47. 47. 47vind?De tafel zou me erg lui maken. Het voelt ookkunstmatig en onnatuurlijk. Waarom zoud-en we perfect eten willen? Het leven is nietperfect.16) Wat zou de toegevoegde waarde zijnvan de ene situatie in vergelijking met deandere?17) Wat zijn de nadelen van iedere situ-atie?18) Welke situatie zou je over het al-gemeen prefereren en waarom? In welkesituaties zou je het concept prefereren?Bij haast zou ik de tafel wel eens vragen omeen gerecht voor me te maken. Als ik geenhaast heb blijf ik het liever zelf doen.19) Kan je uitbeelden hoe jij het nieuwekeukenapparaat zou willen gebruiken?Ik zou het fijn vinden als ik mijn afwas op detafel zet, hij opklapt en het schoon maakt. Ikhou namelijk niet van afwassen.Ook zou het fijn zijn als ik snel op kon zoekenhoe lang aardappelen moeten koken. Danzou ik een menu hebben op de tafel, en kanzo informatie zoeken door in te typen en inhet menu titels aan te klikken. Er kunnendan filmpjes starten met uitleg. Die filmpjesmoeten wel groot zijn, zodat ik het makkelijkkan zien en niet hoef te bukken.Ook zou het een snijplank, kookplaat en tab-let in één kunnen zijn. Op de tafel staat hetrecept , wat het voordeel heeft dat het nietals een kookboek tijdens het bereiden vieskan worden. Daarnaast snij je alles. Erbovenzet je de pannen neer. De tafel herkent waterin zit en zorgt dat het precies zo lang kookten niet aanbrand.Ook kan de tafel voor een prettige ambiancezorgen, door de keuken mooi te belichten.Ik zou ook experimenteren met andereingewikkeldere recepten, zoals een oostersrecept. Er kan namelijk niets mis gaan.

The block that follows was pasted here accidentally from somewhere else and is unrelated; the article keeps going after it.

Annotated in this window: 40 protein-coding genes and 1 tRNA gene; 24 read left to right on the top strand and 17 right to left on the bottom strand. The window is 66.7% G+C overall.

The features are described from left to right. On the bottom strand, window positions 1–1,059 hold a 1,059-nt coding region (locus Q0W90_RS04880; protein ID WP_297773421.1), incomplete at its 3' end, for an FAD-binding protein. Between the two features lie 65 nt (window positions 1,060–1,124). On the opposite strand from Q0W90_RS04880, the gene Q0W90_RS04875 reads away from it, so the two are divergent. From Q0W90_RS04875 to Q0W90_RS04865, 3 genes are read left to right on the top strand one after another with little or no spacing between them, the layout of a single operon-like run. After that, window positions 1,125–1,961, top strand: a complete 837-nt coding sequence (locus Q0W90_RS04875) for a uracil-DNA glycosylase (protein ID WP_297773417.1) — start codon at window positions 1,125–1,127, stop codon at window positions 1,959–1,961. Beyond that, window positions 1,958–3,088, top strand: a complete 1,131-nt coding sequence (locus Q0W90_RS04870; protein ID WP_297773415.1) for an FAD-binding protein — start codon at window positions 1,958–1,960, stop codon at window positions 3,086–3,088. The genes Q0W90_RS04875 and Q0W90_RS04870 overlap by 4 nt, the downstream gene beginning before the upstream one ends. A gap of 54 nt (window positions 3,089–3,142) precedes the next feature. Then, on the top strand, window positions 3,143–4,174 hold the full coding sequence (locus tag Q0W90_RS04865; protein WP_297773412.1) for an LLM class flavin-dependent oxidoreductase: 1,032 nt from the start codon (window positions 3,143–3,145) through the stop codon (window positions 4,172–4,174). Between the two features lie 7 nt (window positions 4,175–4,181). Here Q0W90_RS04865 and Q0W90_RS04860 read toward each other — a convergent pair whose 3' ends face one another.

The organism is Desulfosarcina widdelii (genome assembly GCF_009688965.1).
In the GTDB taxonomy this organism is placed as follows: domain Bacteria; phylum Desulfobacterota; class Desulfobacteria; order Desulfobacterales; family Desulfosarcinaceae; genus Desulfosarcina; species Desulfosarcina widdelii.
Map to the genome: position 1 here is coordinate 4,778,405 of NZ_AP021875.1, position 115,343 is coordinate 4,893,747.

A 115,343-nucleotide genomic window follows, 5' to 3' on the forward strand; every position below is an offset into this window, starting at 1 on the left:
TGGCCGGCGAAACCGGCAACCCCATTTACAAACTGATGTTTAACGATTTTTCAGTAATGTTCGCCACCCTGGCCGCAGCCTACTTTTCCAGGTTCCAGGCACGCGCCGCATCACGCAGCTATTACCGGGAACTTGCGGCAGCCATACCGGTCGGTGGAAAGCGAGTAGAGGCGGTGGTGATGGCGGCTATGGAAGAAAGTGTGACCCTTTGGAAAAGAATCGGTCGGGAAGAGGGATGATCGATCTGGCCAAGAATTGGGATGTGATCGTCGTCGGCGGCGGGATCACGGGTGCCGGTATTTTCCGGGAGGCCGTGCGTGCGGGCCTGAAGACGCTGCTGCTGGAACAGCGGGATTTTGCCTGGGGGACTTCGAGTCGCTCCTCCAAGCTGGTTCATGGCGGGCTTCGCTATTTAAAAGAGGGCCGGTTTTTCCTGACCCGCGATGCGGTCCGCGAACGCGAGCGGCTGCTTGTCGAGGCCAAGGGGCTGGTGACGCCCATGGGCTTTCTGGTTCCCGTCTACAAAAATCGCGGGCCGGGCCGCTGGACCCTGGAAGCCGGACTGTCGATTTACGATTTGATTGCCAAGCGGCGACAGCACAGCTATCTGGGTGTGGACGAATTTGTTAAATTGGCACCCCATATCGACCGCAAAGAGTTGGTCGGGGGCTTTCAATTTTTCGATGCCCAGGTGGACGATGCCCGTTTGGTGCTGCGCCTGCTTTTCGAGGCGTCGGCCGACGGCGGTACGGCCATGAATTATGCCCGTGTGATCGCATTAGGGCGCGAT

48. 48. 48THEMATIC ANALYSISWhat are the needs, pleasuresor values that play a role whenpeople prepare food?Hungry before buying food.Expecting good food because of hungriness.Good experience because of hungriness.Good taste/ good tasteWorking with your handsTouch and smell of foodGetting hungry during relaxation.Hungriness by smelling.Smell influences experience. Taste influences experience.HealthyWorking with your hands.ExercisingBiological needVARIATIONThinking which food to eat before buying/prepar-ing it.Trying new things.Adjusting recipes
  49. 49. 49Structure/StructureOverview/OverviewNot blaming yourself/ Not blaming yourselfAll ingredients were easily availableFinished on timeAdjusting the idea for the meal during backing.Biological needSOCIO PLEASURESSteps ofpreparationTime not relatedwith bad resultWorking togetherSocial aspectAtmosphere eveningWhat goes wrong whenpeople prepare food?Moving through the steps too fast.Spilling ingredientsRush did not play a role/ Rush did not play a role.
  50. 50. 50DEPENDENCYpersonal tasteExpectationsConfusion toolsoperating.Cleaning dishes housemates beforecookingWrong recipeSpecific ingredient gives a badresult.Different expectations onforehand.Confusion in use of a kitchenmachine.
  51. 51. 51What is the extent to which people are comfortable in relin-quishing the preparation of food to an intelligent system ?How would people want to use an intelligent system thathelps preparing food in future?unnatural feeling/ Unnatural feelingKnow the influence on food.Understanding of working system.HealthyNo need for perfectness.Natural andhealthy foodSaving time/Saving time/Saving timeRush/RushCleaningControl/ Control/ControlEasily communicationSafe environmentTake on tasks/ Take on tasksUnderstanding of working system.Saving timeKEEP CONTROLKeep the overview
  52. 52. 52ServingNot want to cook sometimes.Take on tasks.Buying food if you have to rush.Easy actions can be done by an intelli-gent system.ServingExtended memoryExtended information preparing food/Extended information preparing food.Know the influence on food.Understanding of working system.Development cooking skillsDevelopment cook skills.Take on tasks/ Take on tasksUnderstanding of working system.INFORMATIONDevelopment cookingskillsKeep the overviewTrying new things.Adjusting recipesMore possibilitiesSafe environment. ExperimentingVariation